Amendment 40 – Anglers Get Dumped
Today’s feature comes to us from Ted Venker, CCA’s Conservation Director, who notes that anglers who want their share of the red snapper fishery had better step forward, now, before it’s too late.
from The Fishing Wire
By Ted Venker, CCA Conservation Director/TIDE Magazine Editor
It’s called the “Friday news dump.”
The White House, other federal agencies and even public corporations have often set the release of bad news and unflattering documents to late Friday afternoon in the hopes that whatever is being released will be ignored or missed or forgotten over the course of the weekend.
Got a scandal? Dump it on Friday.
Got a controversy? Dump it on Friday.
Got a federal policy disaster? Dump it on Friday.
The concept has lost effectiveness with the demise of traditional media. You could get away with it when all you had to avoid was the newspaper on Saturday morning (which no one read because they all had better things to do on the weekend), but the internet never sleeps and so the Friday news dump has become a sad cliché. There is even a website dedicated to it – fridaynewsdump.com. Nonetheless, old habits are hard to break.
So if the jig is up on Friday news dumps, what are you left to do? Well, you up your game and go for the holiday news dump.
Got something wildly unpopular that has been soundly rejected time after time, but you’re going to advance it anyway because it makes your job easier? Dump it on….Christmas Eve!
And so it was that the Gulf of Mexico Fishery Management Council announced on Dec. 24 that it is proceeding with an extremely controversial amendment for sector separation. That followed on the heels of an announcement about an equally controversial pilot program to let a handpicked set of 17 headboats fish year-round for red snapper using their own personal allocation of fish beginning January 1. Releasing information like this on the afternoon of Dec. 24 brings the art of hiding controversial news to a new low.
CCA members have been asked to comment against these schemes many times. The public has already sent literally thousands of comments against concepts that attempt to funnel access to marine resources through a very few select businesses. The response to these concepts has been wildly skewed in opposition, as it is commonly realized that the only people to benefit from them are the businesses that will use those public resources for their own financial gain.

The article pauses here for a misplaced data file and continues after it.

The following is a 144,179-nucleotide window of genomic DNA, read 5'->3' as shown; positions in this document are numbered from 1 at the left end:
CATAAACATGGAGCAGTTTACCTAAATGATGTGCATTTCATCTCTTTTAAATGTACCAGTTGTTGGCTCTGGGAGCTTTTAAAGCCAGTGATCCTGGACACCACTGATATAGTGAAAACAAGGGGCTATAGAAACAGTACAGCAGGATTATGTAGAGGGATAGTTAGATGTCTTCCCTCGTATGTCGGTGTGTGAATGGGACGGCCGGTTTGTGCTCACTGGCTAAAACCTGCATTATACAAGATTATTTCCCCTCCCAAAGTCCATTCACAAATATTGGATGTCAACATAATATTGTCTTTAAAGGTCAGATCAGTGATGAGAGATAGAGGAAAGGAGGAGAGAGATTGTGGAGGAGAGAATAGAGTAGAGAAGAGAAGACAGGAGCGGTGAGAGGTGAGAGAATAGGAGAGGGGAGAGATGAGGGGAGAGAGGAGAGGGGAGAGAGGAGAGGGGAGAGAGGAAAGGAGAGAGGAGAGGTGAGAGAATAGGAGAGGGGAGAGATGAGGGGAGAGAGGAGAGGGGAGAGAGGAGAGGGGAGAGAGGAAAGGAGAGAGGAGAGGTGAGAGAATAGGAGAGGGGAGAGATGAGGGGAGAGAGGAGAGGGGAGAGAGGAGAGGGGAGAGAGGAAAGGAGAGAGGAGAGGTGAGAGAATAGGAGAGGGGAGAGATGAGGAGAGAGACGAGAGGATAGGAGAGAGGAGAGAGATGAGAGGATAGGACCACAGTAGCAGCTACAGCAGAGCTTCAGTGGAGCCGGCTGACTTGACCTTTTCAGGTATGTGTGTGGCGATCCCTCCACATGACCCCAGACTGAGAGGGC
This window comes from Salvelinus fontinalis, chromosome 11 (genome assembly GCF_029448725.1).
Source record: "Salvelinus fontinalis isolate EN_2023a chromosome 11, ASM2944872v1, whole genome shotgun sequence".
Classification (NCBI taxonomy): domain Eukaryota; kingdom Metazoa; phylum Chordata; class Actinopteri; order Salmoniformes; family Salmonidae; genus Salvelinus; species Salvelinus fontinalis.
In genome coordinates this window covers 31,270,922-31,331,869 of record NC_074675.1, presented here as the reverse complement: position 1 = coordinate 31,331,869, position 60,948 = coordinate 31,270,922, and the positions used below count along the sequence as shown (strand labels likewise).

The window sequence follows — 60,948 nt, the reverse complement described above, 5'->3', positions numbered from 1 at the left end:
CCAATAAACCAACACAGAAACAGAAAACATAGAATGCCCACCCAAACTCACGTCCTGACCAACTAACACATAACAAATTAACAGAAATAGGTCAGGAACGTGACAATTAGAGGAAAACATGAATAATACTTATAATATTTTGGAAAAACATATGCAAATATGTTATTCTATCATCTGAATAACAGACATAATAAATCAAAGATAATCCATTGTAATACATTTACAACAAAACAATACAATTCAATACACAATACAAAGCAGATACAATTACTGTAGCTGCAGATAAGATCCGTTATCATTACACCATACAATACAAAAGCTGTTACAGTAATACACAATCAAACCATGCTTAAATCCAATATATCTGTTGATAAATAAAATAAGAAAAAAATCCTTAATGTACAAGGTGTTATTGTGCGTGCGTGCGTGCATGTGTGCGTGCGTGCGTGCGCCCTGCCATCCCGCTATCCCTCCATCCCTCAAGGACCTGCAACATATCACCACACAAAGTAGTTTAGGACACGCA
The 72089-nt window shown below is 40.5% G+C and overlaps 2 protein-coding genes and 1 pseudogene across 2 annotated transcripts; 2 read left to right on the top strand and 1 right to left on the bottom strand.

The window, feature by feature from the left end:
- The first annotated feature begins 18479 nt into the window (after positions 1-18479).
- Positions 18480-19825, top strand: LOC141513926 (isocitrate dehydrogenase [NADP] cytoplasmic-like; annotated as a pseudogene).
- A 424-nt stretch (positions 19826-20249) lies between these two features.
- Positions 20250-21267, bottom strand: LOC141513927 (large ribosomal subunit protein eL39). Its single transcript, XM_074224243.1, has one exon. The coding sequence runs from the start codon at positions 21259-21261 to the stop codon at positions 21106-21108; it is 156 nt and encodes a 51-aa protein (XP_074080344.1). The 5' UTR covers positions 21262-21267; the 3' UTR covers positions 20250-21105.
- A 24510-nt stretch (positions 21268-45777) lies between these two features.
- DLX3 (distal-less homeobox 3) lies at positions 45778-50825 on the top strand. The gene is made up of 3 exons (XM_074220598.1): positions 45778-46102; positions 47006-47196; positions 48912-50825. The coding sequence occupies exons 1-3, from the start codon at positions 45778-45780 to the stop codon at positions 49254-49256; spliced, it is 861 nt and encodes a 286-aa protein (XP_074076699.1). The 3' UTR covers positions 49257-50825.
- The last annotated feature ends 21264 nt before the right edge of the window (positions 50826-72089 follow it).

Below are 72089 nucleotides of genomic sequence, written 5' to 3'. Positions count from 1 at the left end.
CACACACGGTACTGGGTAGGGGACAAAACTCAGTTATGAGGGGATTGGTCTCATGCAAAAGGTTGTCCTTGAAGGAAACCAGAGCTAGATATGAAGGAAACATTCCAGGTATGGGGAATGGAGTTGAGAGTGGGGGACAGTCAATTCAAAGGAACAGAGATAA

However, just like when you played football as a kid in the field by your house, somebody didn’t like the results and called “Do-over.” None of those previous comments apparently counted. Not even the ones from Texas Governor Rick Perry. Nope, sorry Congressional Sportsmen’s Caucus, yours didn’t count either.
The Council let it be known with its stealth release on the afternoon of Christmas Eve that this time, for sure, they really want to know how you feel about Amendment 40 – Sector Separation. And, at the same time, they announced that they don’t really care what you think about sector separation because they went ahead and launched the Headboat sector separation pilot program already.
What’s the purpose of this public comment thing again?
The only thing more disingenuous than the Christmas Eve News Dump is the charade of public comment in federal fisheries management on this issue. There is nothing in the glorious history of sector separation that indicates the general public matters in this arena. If it did, then these plans to give away fish to private businesses would have been dead and buried long ago.
Why should we care if yet another comment period is open on plans to divide up the recreational sector and give another small group of business-owners an insurmountable advantage over the general public in the red snapper fishery? The uncomfortable truth is that if we flooded the Council website with comments in opposition to this nine times in the past and washed our hands of it on the 10th time, that 10th time would forever be held up as evidence that this is what the public wants.
As sorry as this whole episode is, we can’t let that happen.
We must fight this all the way to the end. You have done your part repeatedly and you’ve done it well. This is a battle in which we are struggling not because we are wrong or apathetic, but because the system doesn’t work the way it is supposed to. We are up against a system that does not understand recreational angling and often acts like it doesn’t want to. You need look no further than the fairly insulting decision to release an announcement of the most controversial federal fisheries amendment in recent history on Christmas Eve.
This comment period is a chance to oppose sector separation one more time, and we should take it. But more significantly, it is an opportunity to send the message that millions of recreational anglers cannot be oh-so-casually dismissed. We deserve far better treatment than this.
The comment period on Amendment 40 – Sector Separation is open until Jan. 23. Click HERE to submit comments electronically or submit written comments to:
Southeast Regional Office, NMFS
263 13th Avenue South
St. Petersburg, FL 33701
The next meeting of the Gulf of Mexico Fishery Management Council will take place February 3-6, at the Westin Galleria Hotel, 5060 W. Alabama Street in Houston, Texas.
CCA Louisiana is the largest marine resource conservation group of its kind in the state. Entering its 31st year with more than 30,000 members and volunteers in 26 local chapters, CCA has been active in state, national and international fisheries management issues since 1977. Visit www.CCALouisiana.com for more information.